“I’m not going to get into that,” said Landeskog. “That’s something they (the Lightning) can continue to do. We’re not doing that. We’re focusing on our game. We’re going to watch some video (Saturday) and make sure we’re fine-tuning some things going into the next game there.”
In fact, Bednar said the too-many-men call on Colorado at 17:17 of the third — when Colorado had been pressing for the tying goal — was the correct call.
“I think we left early,” Bednar said of the call. “Yeah. The puck kind of popped out to center ice, Guys were on the way to the bench and we left early.”
The Lightning used the power play more as a time-eater than an aggressive attempt to open up a two-goal lead, but that didn’t come back to haunt them.
When the power play was over, the Avalanche had another 43 seconds to push for the tying goal with Darcy Kuemper out of the net. They didn’t get it.
Earlier, Makar drew a minor for tripping Palat at 6:58 of the second period, when the teams had been skating 4-on-4, and Nikita Kucherov scored for the Lightning on the resulting 4-on-3.
“I haven’t seen it yet,” Makar said. “It’s obviously to the refs’ discretion; It varies game by game and we just have to battle through that. There’s not much to it.”
Asked again about the officiating, Makar responded: “I’m not here to talk about the refs. We have to battle through that. There’s going to be discrepancies game to game with different people. You can’t get your emotions taken into that. For me, that doesn’t happen very often, At the end of the day, you have to refocus.”
Bednar said he “didn’t love that call (on Makar) because there was no intent there. I don’t think (Makar) was even checking that guy. It looked to me like he kind of tripped over his stick. It’s a tough one. They got their only power play goal on that one, so that hurt and stung a little bit … You gotta roll with the punches.”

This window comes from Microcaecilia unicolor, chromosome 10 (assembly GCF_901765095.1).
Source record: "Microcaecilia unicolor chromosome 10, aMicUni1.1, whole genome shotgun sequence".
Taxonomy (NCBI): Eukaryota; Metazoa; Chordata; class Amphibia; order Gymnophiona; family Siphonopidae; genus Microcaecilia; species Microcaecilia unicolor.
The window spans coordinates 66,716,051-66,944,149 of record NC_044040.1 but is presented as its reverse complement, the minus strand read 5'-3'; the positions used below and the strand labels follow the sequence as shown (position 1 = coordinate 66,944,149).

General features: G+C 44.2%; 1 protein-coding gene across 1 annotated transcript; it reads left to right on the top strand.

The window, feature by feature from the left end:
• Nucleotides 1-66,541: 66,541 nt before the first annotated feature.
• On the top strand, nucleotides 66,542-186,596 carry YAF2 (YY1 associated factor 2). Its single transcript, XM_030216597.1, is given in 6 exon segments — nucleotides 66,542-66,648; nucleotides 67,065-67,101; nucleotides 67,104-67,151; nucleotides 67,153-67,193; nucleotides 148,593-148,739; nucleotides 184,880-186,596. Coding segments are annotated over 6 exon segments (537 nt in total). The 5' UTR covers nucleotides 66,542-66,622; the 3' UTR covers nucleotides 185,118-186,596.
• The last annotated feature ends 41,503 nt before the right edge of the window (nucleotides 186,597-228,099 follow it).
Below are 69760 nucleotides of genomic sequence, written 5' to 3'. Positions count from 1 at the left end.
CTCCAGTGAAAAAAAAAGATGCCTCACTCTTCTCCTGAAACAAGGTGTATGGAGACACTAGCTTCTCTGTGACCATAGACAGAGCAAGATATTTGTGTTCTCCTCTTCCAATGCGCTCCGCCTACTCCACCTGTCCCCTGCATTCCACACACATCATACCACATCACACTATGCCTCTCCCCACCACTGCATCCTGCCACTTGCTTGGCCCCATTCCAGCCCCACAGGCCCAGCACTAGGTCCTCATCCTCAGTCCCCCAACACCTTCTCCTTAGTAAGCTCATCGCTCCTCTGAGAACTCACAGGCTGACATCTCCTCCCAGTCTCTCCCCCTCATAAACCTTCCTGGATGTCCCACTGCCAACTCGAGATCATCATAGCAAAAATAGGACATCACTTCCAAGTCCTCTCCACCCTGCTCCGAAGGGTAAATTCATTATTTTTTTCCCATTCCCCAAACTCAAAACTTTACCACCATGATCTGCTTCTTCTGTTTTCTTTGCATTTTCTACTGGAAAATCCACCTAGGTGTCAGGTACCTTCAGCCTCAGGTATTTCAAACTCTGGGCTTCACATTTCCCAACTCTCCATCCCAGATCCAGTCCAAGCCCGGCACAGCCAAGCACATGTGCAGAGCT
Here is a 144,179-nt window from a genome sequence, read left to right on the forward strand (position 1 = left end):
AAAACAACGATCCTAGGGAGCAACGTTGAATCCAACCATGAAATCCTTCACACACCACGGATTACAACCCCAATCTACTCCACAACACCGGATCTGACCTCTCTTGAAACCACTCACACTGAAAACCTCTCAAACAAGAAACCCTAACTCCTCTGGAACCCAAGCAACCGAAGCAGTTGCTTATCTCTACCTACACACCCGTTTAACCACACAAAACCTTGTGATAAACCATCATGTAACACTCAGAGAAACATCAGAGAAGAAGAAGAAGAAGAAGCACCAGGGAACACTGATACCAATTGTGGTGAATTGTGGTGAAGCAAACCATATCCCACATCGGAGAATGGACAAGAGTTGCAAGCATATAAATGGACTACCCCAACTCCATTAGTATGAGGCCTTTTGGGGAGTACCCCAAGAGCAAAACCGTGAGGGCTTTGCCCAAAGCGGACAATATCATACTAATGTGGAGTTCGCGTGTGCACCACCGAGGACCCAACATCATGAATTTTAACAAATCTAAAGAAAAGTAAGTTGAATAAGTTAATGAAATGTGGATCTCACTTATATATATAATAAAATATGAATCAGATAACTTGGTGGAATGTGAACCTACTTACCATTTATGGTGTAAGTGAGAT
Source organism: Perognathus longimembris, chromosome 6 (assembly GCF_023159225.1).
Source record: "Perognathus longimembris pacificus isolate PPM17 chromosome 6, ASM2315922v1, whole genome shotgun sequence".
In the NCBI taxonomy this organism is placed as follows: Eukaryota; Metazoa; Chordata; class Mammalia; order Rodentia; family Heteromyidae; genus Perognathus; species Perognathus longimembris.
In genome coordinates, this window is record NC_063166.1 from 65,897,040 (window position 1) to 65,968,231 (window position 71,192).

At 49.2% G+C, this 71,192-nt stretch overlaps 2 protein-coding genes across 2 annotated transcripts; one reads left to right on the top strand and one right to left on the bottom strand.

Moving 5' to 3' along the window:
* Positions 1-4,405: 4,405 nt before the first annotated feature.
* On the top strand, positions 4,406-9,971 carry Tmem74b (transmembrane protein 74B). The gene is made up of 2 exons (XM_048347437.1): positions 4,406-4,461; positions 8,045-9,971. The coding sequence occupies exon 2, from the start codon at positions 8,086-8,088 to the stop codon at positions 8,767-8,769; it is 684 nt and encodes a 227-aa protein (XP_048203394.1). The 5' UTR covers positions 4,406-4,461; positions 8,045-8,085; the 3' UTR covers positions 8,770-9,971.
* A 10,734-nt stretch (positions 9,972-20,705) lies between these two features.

Landeskog paid homage to the Lightning.
“They’re in the Finals the third year in a row,” he said. “It’s not supposed to be easy and it’s not going to be easy. We knew that coming into tonight. . . We felt good about our game in the third. They created a slot shot that squeezes through Kuemps. It is what it is. Short memory in the playoffs. And that’s what we’re going to do.”
Kuemper had 26 saves, and the Lightning’s first goal came on a highly stoppable shot from the boards by the unlikely Jan Rutta.
“It was a little bit of a knuckler,” Kuemper said.
After a staunch Game 4, Kuemper regressed in Game 5.
“He was OK,” Bednar said. “I would have liked to see him get the first one, obviously. But besides that, I thought he battled hard.”
Terry Frei (firstname.lastname@example.org, @tfrei) is a Denver-based author and journalist. He has been named a state’s sportswriter of the year seven times in peer voting — four times in Colorado and three times in Oregon. His seven books include the novels “Olympic Affair” and “The Witch’s Season.” Among his five non-fiction works are “Horns, Hogs, and Nixon Coming,” “Third Down and a War to Go,” “March 1939: Before the Madness,” and “’77: Denver, the Broncos, and a Coming of Age.” He also collaborated with Adrian Dater on “Save By Roy,” was a long-time vice president of the Professional Hockey Writers Association and has covered the hockey Rockies, Avalanche and the NHL at-large. His website is www.terryfrei.com and his bio is available at www.terryfrei.com/bio.html
His Colorado Hockey Now column archive can be accessed here